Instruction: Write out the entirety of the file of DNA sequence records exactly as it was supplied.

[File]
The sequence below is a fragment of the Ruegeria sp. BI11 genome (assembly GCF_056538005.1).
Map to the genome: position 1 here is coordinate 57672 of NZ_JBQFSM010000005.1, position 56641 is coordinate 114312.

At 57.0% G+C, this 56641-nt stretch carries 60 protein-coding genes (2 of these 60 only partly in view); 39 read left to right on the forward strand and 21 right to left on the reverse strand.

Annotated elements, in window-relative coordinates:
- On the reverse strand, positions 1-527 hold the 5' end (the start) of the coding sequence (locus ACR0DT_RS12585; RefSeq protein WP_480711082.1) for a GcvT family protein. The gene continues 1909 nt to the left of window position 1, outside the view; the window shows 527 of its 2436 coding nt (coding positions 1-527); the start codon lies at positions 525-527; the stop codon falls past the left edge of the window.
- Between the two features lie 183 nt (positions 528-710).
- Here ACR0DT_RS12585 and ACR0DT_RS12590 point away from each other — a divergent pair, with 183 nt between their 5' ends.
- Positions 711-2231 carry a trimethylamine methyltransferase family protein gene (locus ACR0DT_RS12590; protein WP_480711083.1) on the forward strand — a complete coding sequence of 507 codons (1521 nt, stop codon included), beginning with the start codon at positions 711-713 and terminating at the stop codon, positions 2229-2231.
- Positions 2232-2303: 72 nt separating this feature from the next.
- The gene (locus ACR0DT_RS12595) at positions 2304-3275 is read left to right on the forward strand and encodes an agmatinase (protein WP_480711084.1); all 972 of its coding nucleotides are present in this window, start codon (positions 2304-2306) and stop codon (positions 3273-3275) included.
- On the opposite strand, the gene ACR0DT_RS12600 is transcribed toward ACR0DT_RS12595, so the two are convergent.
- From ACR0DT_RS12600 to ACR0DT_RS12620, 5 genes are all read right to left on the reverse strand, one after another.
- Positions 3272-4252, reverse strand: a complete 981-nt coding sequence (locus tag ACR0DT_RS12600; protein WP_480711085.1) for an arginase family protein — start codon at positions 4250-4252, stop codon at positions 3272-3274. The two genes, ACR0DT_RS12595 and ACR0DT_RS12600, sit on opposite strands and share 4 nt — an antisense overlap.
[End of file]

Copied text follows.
The sequence below is a fragment of the Ruegeria sp. BI11 genome (assembly GCF_056538005.1).
Map to the genome: position 1 here is coordinate 57672 of NZ_JBQFSM010000005.1, position 56641 is coordinate 114312.

At 57.0% G+C, this 56641-nt stretch carries 60 protein-coding genes (2 of these 60 only partly in view); 39 read left to right on the forward strand and 21 right to left on the reverse strand.

Annotated elements, in window-relative coordinates:
- On the reverse strand, positions 1-527 hold the 5' end (the start) of the coding sequence (locus ACR0DT_RS12585; RefSeq protein WP_480711082.1) for a GcvT family protein. The gene continues 1909 nt to the left of window position 1, outside the view; the window shows 527 of its 2436 coding nt (coding positions 1-527); the start codon lies at positions 525-527; the stop codon falls past the left edge of the window.
- Between the two features lie 183 nt (positions 528-710).
- Here ACR0DT_RS12585 and ACR0DT_RS12590 point away from each other — a divergent pair, with 183 nt between their 5' ends.
- Positions 711-2231 carry a trimethylamine methyltransferase family protein gene (locus ACR0DT_RS12590; protein WP_480711083.1) on the forward strand — a complete coding sequence of 507 codons (1521 nt, stop codon included), beginning with the start codon at positions 711-713 and terminating at the stop codon, positions 2229-2231.
- Positions 2232-2303: 72 nt separating this feature from the next.
- The gene (locus ACR0DT_RS12595) at positions 2304-3275 is read left to right on the forward strand and encodes an agmatinase (protein WP_480711084.1); all 972 of its coding nucleotides are present in this window, start codon (positions 2304-2306) and stop codon (positions 3273-3275) included.
- On the opposite strand, the gene ACR0DT_RS12600 is transcribed toward ACR0DT_RS12595, so the two are convergent.
- From ACR0DT_RS12600 to ACR0DT_RS12620, 5 genes are all read right to left on the reverse strand, one after another.
- Positions 3272-4252, reverse strand: a complete 981-nt coding sequence (locus tag ACR0DT_RS12600; protein WP_480711085.1) for an arginase family protein — start codon at positions 4250-4252, stop codon at positions 3272-3274. The two genes, ACR0DT_RS12595 and ACR0DT_RS12600, sit on opposite strands and share 4 nt — an antisense overlap.